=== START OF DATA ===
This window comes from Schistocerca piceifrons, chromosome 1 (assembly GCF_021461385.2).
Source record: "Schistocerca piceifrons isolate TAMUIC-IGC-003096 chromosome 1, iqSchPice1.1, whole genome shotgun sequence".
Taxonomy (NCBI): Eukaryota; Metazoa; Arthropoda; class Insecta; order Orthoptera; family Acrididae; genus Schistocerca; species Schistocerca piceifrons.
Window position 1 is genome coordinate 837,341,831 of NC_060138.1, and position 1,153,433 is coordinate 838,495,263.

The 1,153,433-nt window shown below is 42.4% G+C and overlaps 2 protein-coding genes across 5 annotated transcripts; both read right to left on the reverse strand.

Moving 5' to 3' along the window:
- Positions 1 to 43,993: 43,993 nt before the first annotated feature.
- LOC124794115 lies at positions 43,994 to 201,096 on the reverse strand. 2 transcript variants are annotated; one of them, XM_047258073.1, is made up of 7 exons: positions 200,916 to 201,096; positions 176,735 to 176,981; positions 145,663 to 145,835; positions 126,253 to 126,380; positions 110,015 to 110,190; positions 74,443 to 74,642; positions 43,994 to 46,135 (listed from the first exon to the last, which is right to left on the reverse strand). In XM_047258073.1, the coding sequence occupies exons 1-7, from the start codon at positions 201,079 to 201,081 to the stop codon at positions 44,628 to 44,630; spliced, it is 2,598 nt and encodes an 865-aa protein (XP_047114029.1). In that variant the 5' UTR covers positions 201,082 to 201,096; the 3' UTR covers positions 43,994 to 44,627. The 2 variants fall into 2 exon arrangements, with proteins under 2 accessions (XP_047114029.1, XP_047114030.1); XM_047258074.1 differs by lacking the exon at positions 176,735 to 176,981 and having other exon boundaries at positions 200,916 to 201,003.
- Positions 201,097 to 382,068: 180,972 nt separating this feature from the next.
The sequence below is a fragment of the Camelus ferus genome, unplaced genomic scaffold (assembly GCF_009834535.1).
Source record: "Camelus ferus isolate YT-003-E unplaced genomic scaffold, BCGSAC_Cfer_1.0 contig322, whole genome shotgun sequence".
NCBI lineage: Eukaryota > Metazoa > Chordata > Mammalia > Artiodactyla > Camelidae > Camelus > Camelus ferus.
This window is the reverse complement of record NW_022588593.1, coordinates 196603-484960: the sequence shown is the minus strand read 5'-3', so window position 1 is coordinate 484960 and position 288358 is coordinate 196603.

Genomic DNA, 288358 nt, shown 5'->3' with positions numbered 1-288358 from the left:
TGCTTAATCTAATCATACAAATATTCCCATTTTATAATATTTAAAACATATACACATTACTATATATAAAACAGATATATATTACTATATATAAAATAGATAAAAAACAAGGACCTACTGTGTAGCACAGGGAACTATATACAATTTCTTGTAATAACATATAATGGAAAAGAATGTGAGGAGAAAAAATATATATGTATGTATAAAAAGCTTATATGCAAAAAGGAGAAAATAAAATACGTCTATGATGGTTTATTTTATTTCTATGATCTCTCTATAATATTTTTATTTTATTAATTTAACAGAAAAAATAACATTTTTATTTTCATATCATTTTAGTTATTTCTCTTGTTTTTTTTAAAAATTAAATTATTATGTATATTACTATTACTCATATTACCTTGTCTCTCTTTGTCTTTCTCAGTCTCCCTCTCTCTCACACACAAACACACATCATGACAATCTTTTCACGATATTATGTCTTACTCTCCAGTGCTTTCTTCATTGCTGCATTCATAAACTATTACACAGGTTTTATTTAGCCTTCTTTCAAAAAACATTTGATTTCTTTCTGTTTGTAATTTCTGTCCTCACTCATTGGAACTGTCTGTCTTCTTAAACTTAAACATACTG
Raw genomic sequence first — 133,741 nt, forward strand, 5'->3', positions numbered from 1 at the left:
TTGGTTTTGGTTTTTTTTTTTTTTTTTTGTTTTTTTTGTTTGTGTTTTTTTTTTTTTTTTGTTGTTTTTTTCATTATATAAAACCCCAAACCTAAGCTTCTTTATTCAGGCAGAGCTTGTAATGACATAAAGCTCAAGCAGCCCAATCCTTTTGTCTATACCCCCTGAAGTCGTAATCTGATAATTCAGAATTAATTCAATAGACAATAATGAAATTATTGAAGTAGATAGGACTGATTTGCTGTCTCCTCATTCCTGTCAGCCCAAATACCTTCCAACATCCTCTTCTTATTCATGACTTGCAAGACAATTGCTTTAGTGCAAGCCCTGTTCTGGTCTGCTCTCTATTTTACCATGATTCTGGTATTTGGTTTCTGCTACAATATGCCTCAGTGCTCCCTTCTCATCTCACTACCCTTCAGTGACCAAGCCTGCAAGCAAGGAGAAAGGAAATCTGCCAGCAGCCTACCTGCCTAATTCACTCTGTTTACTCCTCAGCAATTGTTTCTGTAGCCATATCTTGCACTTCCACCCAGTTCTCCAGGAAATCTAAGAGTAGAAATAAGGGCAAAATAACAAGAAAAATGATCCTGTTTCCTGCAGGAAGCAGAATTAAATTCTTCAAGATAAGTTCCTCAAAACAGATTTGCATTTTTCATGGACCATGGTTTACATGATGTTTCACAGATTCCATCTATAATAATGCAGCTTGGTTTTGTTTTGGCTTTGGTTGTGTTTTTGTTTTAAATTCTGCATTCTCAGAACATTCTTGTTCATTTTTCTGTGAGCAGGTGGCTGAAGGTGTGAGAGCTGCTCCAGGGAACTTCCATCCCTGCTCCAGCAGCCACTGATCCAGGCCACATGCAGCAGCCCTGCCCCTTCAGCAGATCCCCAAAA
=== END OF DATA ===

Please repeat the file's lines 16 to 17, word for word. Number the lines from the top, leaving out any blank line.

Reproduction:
Raw genomic sequence first — 133,741 nt, forward strand, 5'->3', positions numbered from 1 at the left:
TTGGTTTTGGTTTTTTTTTTTTTTTTTTGTTTTTTTTGTTTGTGTTTTTTTTTTTTTTTTGTTGTTTTTTTCATTATATAAAACCCCAAACCTAAGCTTCTTTATTCAGGCAGAGCTTGTAATGACATAAAGCTCAAGCAGCCCAATCCTTTTGTCTATACCCCCTGAAGTCGTAATCTGATAATTCAGAATTAATTCAATAGACAATAATGAAATTATTGAAGTAGATAGGACTGATTTGCTGTCTCCTCATTCCTGTCAGCCCAAATACCTTCCAACATCCTCTTCTTATTCATGACTTGCAAGACAATTGCTTTAGTGCAAGCCCTGTTCTGGTCTGCTCTCTATTTTACCATGATTCTGGTATTTGGTTTCTGCTACAATATGCCTCAGTGCTCCCTTCTCATCTCACTACCCTTCAGTGACCAAGCCTGCAAGCAAGGAGAAAGGAAATCTGCCAGCAGCCTACCTGCCTAATTCACTCTGTTTACTCCTCAGCAATTGTTTCTGTAGCCATATCTTGCACTTCCACCCAGTTCTCCAGGAAATCTAAGAGTAGAAATAAGGGCAAAATAACAAGAAAAATGATCCTGTTTCCTGCAGGAAGCAGAATTAAATTCTTCAAGATAAGTTCCTCAAAACAGATTTGCATTTTTCATGGACCATGGTTTACATGATGTTTCACAGATTCCATCTATAATAATGCAGCTTGGTTTTGTTTTGGCTTTGGTTGTGTTTTTGTTTTAAATTCTGCATTCTCAGAACATTCTTGTTCATTTTTCTGTGAGCAGGTGGCTGAAGGTGTGAGAGCTGCTCCAGGGAACTTCCATCCCTGCTCCAGCAGCCACTGATCCAGGCCACATGCAGCAGCCCTGCCCCTTCAGCAGATCCCCAAAA